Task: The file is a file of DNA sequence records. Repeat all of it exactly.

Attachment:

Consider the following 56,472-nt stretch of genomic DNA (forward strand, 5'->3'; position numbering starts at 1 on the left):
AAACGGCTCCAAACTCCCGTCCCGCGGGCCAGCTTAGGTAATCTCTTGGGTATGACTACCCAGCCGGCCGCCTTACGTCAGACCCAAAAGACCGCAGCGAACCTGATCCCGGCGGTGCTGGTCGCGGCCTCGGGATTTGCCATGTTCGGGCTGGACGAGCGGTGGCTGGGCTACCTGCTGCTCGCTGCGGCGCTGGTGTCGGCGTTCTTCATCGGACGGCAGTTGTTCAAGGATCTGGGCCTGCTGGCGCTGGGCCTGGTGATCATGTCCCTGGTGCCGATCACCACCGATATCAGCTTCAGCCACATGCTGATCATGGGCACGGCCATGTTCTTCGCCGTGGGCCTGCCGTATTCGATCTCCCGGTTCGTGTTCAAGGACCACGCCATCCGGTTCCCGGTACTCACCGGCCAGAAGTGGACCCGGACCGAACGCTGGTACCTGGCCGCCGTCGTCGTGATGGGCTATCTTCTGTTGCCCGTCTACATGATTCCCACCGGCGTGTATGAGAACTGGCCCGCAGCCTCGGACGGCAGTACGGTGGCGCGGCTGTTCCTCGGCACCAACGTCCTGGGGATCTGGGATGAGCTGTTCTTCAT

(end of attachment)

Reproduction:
Consider the following 56,472-nt stretch of genomic DNA (forward strand, 5'->3'; position numbering starts at 1 on the left):
AAACGGCTCCAAACTCCCGTCCCGCGGGCCAGCTTAGGTAATCTCTTGGGTATGACTACCCAGCCGGCCGCCTTACGTCAGACCCAAAAGACCGCAGCGAACCTGATCCCGGCGGTGCTGGTCGCGGCCTCGGGATTTGCCATGTTCGGGCTGGACGAGCGGTGGCTGGGCTACCTGCTGCTCGCTGCGGCGCTGGTGTCGGCGTTCTTCATCGGACGGCAGTTGTTCAAGGATCTGGGCCTGCTGGCGCTGGGCCTGGTGATCATGTCCCTGGTGCCGATCACCACCGATATCAGCTTCAGCCACATGCTGATCATGGGCACGGCCATGTTCTTCGCCGTGGGCCTGCCGTATTCGATCTCCCGGTTCGTGTTCAAGGACCACGCCATCCGGTTCCCGGTACTCACCGGCCAGAAGTGGACCCGGACCGAACGCTGGTACCTGGCCGCCGTCGTCGTGATGGGCTATCTTCTGTTGCCCGTCTACATGATTCCCACCGGCGTGTATGAGAACTGGCCCGCAGCCTCGGACGGCAGTACGGTGGCGCGGCTGTTCCTCGGCACCAACGTCCTGGGGATCTGGGATGAGCTGTTCTTCAT